An email sent out by CIT on August 12th concerning Safe Connect, the new Network Access Control system, inspired a small student reaction that caused CIT to put the program on hold. CIT will hold two open forums on the weeks of September 14th and 21st to present their plan to students directly and walk them through it.
The current system has been around for 5 years now and is nearing its end. After years of keeping the network relatively safe, “There are now viruses, worms, Trojans, spyware, adware, malware,” said Cindy Sanders, Director of Client Services. “Real numbers wise, we’re looking at about 390 attacks to our network per second.” Though these attacks are dealt with automatically, CIT works behind the scenes to keep them from coming through.
Safe Connect is a one megabyte application that students must install on their computers. It scans for three things: the current version of any anti-virus software, the latest Windows patches and peer to peer (P2P), or file sharing, programs. The program scans your computer’s running processes without looking at your files. You won’t be able to connect until you have current anti-virus software and Microsoft patches, though P2P programs won’t limit access.
If it finds that your computer does not have current anti-virus software and patches, a pop up window will tell you to download the updates or tell you where to get some software. If it discovers a running P2P program, it will tell you that it found one. These notifications will be sent every other day for two weeks at the start of each semester.
While CIT protects the network from attacks from the outside, it can’t protect the network from viruses that already exist on computers. CIT wants every student to have an anti-virus program to keep viruses contained to single computers and to prevent viruses from being spread around the network to other students.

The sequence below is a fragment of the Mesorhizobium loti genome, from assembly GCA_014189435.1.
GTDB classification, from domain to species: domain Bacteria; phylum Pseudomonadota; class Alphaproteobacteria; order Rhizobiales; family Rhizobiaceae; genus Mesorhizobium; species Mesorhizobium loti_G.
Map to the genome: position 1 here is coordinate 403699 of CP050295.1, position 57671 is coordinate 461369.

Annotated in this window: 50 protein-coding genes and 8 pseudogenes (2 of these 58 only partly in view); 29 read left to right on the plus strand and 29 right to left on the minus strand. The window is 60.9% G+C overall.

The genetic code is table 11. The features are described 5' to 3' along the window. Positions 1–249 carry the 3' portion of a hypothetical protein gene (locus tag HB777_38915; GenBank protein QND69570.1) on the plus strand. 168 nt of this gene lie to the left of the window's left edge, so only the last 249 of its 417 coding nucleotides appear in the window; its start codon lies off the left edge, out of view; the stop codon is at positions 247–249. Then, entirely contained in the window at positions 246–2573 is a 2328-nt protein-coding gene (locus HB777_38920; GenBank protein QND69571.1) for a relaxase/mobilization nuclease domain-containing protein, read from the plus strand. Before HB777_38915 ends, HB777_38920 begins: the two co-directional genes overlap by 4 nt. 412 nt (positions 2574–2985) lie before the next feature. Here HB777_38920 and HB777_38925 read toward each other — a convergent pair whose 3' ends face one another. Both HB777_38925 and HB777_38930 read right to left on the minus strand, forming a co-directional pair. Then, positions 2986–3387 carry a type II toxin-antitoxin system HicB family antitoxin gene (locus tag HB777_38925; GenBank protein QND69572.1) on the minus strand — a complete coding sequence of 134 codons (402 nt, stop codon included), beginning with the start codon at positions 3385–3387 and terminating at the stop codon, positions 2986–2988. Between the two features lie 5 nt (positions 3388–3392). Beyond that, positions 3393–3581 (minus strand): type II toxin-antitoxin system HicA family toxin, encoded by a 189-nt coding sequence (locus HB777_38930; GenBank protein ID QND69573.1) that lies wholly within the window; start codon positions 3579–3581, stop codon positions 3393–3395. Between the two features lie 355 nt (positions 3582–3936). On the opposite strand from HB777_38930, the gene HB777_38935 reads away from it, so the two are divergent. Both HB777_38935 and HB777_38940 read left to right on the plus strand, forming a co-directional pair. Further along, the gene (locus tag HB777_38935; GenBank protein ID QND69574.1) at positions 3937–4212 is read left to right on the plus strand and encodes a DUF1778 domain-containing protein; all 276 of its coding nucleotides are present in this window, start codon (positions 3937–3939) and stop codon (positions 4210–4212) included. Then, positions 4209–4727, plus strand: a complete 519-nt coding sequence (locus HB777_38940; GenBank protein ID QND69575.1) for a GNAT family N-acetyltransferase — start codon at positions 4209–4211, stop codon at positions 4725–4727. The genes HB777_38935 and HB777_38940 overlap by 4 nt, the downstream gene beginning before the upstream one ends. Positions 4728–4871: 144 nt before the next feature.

The P2P reminder lets students know that they are running P2P software. CIT thought this would be useful, because the College received 165 takedown notices for copyright infringement last semester. CIT deals with these notices privately and does not disclose any student information to the inquiring parties. If that number of letters rises dramatically, keeping information private might become a bigger issue, and tracking down students to tell them to delete movies or songs would become even more time-consuming for the CIT staff.
“I’d have to say about 99% of students when we have investigated this and said [to them], ‘Hey, you had such and such on your computer and it was being shared out to the world,’” said Sanders, “they say A) ‘I don’t know anything about that file’ or B) ‘I have never heard of peer to peer file sharing software and I wouldn’t know it if I had seen it.’” The network’s pop-up notifications are aimed at removing that excuse. For users who run P2P legitimately, Sanders says, “Continue to use it. We’re not turning it off. We’re not blocking it.”
Sanders also insures that Safe Connect does not scan any personal files. “It can tell us nothing about a person’s computer except for those processes that it searches for,” and CIT wants to keep it that way. “We love the fact that we can’t see anything; we don’t want to see anything,” said Sanders.